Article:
Saturday, April 1, 2006

Beware the sign of the socially responsible corporation

I have never known much good done by those who affected to trade for the public good.
— Adam Smith, The Wealth of Nations
Inevitably, the failure of an adulterated, regulated and compromised market will be attributed to a failure of the free market. Getting the market to compromise itself hastens the day. Terence Corcoran in the Financial Post reminds me to instruct my financial advisor to withdraw investment funds from companies that indulge in Coporate Social Responsibility manifestos — from Just say no to NGOs:
For years, the world's leading corporations have been caving in to the CSR movement, warping policy to fit the anti-corporate ideology that's at the heart of Corporate Social Responsibility. Now taught as the official state religion in business schools, CSR has turned some of the world's leading corporations into blithering fonts of social policy cant and profit-denial. We are all here for the good of society and sustainable development, not to make as much money as possible for shareholders.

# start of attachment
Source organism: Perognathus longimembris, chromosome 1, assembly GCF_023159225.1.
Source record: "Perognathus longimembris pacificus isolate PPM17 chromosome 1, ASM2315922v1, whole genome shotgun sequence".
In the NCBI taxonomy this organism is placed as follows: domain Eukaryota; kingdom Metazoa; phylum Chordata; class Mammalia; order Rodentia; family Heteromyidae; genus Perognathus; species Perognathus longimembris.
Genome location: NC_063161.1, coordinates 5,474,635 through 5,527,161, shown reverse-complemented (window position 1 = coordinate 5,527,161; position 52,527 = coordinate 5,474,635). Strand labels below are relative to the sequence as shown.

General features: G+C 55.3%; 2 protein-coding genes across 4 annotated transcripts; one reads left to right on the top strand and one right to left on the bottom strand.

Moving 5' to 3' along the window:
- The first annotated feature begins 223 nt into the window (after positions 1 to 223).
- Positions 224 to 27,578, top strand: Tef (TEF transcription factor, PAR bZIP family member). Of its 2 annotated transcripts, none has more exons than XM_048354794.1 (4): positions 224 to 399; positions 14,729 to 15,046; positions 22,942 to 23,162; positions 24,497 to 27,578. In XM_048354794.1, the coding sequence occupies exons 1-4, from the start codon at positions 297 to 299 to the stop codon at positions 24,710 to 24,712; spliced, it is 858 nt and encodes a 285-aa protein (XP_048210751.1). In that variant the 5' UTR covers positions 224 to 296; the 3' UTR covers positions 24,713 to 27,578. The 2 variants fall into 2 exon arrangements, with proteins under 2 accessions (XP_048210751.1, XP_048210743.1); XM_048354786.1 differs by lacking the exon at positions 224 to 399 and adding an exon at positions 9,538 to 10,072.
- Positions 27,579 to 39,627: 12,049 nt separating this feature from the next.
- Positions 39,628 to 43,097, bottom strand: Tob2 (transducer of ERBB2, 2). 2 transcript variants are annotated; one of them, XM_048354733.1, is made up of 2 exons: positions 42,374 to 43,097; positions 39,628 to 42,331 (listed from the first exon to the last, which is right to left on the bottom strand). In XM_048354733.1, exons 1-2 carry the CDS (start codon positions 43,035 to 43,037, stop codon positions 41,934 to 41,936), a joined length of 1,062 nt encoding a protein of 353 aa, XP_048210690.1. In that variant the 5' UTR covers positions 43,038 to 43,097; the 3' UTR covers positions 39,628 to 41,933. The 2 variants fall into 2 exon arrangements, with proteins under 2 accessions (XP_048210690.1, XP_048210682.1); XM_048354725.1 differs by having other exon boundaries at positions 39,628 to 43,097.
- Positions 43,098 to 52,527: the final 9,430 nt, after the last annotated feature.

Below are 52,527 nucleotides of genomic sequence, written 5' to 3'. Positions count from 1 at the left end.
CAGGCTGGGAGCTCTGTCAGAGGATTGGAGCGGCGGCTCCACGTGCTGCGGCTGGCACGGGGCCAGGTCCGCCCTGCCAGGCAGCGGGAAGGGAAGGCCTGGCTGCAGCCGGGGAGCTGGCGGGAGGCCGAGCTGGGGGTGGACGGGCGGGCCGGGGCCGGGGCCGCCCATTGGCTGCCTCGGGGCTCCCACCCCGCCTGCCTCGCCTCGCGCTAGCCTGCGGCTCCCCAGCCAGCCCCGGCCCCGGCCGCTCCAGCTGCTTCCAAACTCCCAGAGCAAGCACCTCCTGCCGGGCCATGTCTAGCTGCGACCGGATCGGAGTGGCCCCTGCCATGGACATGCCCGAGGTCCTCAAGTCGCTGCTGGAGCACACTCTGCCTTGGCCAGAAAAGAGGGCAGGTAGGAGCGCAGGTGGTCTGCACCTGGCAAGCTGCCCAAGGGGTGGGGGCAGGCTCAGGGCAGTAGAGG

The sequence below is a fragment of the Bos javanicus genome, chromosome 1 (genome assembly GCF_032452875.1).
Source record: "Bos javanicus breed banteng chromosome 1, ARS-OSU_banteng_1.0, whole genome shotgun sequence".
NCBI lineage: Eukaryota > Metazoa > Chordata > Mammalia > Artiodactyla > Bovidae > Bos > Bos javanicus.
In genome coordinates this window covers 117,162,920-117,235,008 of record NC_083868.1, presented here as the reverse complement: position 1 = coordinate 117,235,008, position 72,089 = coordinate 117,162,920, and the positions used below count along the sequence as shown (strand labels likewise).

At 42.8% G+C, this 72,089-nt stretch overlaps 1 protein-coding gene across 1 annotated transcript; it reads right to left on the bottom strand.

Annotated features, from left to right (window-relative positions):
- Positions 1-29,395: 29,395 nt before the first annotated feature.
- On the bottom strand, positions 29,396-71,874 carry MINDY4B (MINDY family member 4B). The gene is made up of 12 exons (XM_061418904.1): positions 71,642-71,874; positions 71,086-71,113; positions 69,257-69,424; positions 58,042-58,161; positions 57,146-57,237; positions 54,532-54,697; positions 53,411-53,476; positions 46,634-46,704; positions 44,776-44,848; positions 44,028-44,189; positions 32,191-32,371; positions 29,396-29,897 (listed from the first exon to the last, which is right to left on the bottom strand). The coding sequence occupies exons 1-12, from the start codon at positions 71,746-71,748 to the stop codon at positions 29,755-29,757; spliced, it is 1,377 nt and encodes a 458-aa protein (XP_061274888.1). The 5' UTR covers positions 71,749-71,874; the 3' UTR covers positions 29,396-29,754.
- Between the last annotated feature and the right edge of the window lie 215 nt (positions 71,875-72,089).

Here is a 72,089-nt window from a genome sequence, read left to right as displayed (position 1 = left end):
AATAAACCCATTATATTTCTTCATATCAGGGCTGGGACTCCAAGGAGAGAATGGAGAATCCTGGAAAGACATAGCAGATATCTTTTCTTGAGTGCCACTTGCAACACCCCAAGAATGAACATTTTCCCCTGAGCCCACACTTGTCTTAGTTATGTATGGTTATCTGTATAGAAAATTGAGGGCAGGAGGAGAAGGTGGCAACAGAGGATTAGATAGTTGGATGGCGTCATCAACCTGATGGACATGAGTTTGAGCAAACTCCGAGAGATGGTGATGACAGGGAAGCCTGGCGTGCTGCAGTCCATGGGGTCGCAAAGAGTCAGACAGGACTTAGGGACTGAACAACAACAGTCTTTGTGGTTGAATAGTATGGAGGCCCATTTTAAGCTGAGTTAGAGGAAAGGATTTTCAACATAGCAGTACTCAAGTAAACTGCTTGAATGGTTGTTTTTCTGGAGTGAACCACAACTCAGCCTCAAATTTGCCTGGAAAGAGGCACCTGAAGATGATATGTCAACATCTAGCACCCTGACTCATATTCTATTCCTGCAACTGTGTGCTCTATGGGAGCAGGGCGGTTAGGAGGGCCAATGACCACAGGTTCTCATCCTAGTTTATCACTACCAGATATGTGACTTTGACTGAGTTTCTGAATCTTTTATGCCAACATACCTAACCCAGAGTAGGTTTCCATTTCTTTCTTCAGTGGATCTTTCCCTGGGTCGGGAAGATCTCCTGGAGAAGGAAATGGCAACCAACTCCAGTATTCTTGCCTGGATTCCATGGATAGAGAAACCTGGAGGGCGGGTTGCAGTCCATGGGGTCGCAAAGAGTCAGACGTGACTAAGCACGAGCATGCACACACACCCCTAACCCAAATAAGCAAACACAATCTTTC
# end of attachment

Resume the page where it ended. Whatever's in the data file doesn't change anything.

The self-immolating capitulation seems to have escalated in recent years with the arrival of NGO activists with a fresh agenda: If NGOs can't get governments to regulate, and they can't get public opinion on their side, maybe the pliant sops in the corporate world can be enlisted to bring about their own self-destruction.

The new NGO strategy, developed in recent years, has succeeded in forcing scores of companies -- from J.P. Morgan to Ford Motor to Citigroup -- into roles as pawns of environmentalists, social activists and backroom Marxists disguised as do-gooders out to make a better world.
Read the rest here. See also Milton Friedman's excellent defense of real corporate responsibility in a free market in the 1970 New York Times article, The social responsibility of business is to increase its profits:
When I hear businessmen speak eloquently about the "social responsibilities of business in a free-enterprise system," I am reminded of the wonderful line about the Frenchman who discovered at the age of 70 that he had been speaking prose all his life. The businessmen believe that they are defending free en­terprise when they declaim that business is not concerned "merely" with profit but also with promoting desirable "social" ends; that business has a "social conscience" and takes seriously its responsibilities for providing em­ployment, eliminating discrimination, avoid­ing pollution and whatever else may be the catchwords of the contemporary crop of re­formers. In fact they are — or would be if they or anyone else took them seriously — preach­ing pure and unadulterated socialism. Busi­nessmen who talk this way are unwitting pup­pets of the intellectual forces that have been undermining the basis of a free society these past decades.